One of the joys of listening to podcasts is stumbling into shows that provide really interesting insights for QHSE (quality, health and safety, and environmental) Professionals.
My latest podcast binge is “13 Minutes to the Moon” from the BBC World Service.
It has some fantastic insight into the successes and failures of the Apollo mission to the moon that we can all learn from.
From the “We choose to go to the moon” John F Kennedy’s speech in 1962, through the last 13 minutes of the Apollo 11 descent to the moon and everything before and after, the podcast is a glorious listen with all the protagonists in the story.
It covers some really interesting topics including the invention of software and semi-conductors in computers, which is close to my heart here at Mango.
However, one insight stopped me in my tracks.
The insight was from Gene Kranz the Flight Director on the Apollo 11 mission. He said the success of the missions was all down to where decisions are made.
Kranz said “We didn’t make decisions at the highest level possible, we shoved them down to the lowest level possible. Make decisions at the lowest level, where the people know what they are doing and what they are talking about rather than elevating everything to the top. Let’s build this thing from the ground up not from the top down.”
Now isn’t that interesting?
This notion of delegating authority to some of the most junior members of the team was essential to the success of mission control and the Apollo missions. You should be considering this in your organisation.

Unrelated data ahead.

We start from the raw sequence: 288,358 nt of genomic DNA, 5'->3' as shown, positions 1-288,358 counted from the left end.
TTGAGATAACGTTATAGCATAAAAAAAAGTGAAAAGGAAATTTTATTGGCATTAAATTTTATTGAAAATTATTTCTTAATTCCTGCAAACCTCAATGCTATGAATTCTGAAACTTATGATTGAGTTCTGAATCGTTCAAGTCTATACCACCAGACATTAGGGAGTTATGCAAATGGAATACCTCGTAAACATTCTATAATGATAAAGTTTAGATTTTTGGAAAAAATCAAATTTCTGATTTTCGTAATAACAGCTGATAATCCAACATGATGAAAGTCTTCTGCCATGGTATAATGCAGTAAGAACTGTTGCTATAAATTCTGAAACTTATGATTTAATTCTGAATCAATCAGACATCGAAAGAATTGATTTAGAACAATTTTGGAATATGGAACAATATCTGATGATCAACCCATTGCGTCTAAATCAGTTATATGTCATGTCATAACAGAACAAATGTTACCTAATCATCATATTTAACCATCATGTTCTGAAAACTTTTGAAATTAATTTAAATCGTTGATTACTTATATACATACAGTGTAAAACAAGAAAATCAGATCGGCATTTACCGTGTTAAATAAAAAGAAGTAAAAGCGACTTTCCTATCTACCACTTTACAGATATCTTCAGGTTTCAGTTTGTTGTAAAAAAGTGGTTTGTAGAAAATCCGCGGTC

What is also fascinating is that to get to the insight there was a turning point. That turning point was the fire on Apollo 1 during a training exercise. The fire tragically killed the 3 astronauts on board. This event refocussed everyone’s minds around quality and safety. It was acknowledged that the people were the cause of the accident. A complete change in attitudes and culture was brought in. Mission control was to be known with two words; tough and competent.
From then on, Apollo embarked on programs of continuous training and hundreds of simulations. The people sharpened their tools and their minds and said we aren’t going to let that happen again.
Now it's over to you to take those lessons and implement them in your organisation.
- Look at where decisions are made in your organisation.
- Are decisions made at the highest or lowest levels?
- Look to push decisions down to the levels where the knowledge is known.
- Ensure those levels are competent and well trained.